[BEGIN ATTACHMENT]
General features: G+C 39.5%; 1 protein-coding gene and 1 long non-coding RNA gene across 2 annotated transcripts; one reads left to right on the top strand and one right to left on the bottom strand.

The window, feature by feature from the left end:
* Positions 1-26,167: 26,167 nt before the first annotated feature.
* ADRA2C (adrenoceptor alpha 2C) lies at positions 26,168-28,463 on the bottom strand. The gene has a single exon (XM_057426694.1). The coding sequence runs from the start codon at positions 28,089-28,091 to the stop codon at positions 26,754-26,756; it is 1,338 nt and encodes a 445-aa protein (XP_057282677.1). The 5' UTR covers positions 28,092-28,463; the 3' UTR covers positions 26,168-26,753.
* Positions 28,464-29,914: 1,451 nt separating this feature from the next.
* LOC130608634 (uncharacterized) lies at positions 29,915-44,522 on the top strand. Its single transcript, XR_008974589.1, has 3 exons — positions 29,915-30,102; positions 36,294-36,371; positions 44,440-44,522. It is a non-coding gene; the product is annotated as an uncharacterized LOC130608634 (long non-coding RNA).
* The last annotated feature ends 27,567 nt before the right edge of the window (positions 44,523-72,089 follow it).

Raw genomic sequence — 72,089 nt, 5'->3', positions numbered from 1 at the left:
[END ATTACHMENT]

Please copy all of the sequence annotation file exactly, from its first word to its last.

General features: G+C 39.5%; 1 protein-coding gene and 1 long non-coding RNA gene across 2 annotated transcripts; one reads left to right on the top strand and one right to left on the bottom strand.

The window, feature by feature from the left end:
* Positions 1-26,167: 26,167 nt before the first annotated feature.
* ADRA2C (adrenoceptor alpha 2C) lies at positions 26,168-28,463 on the bottom strand. The gene has a single exon (XM_057426694.1). The coding sequence runs from the start codon at positions 28,089-28,091 to the stop codon at positions 26,754-26,756; it is 1,338 nt and encodes a 445-aa protein (XP_057282677.1). The 5' UTR covers positions 28,092-28,463; the 3' UTR covers positions 26,168-26,753.
* Positions 28,464-29,914: 1,451 nt separating this feature from the next.
* LOC130608634 (uncharacterized) lies at positions 29,915-44,522 on the top strand. Its single transcript, XR_008974589.1, has 3 exons — positions 29,915-30,102; positions 36,294-36,371; positions 44,440-44,522. It is a non-coding gene; the product is annotated as an uncharacterized LOC130608634 (long non-coding RNA).
* The last annotated feature ends 27,567 nt before the right edge of the window (positions 44,523-72,089 follow it).

Raw genomic sequence — 72,089 nt, 5'->3', positions numbered from 1 at the left: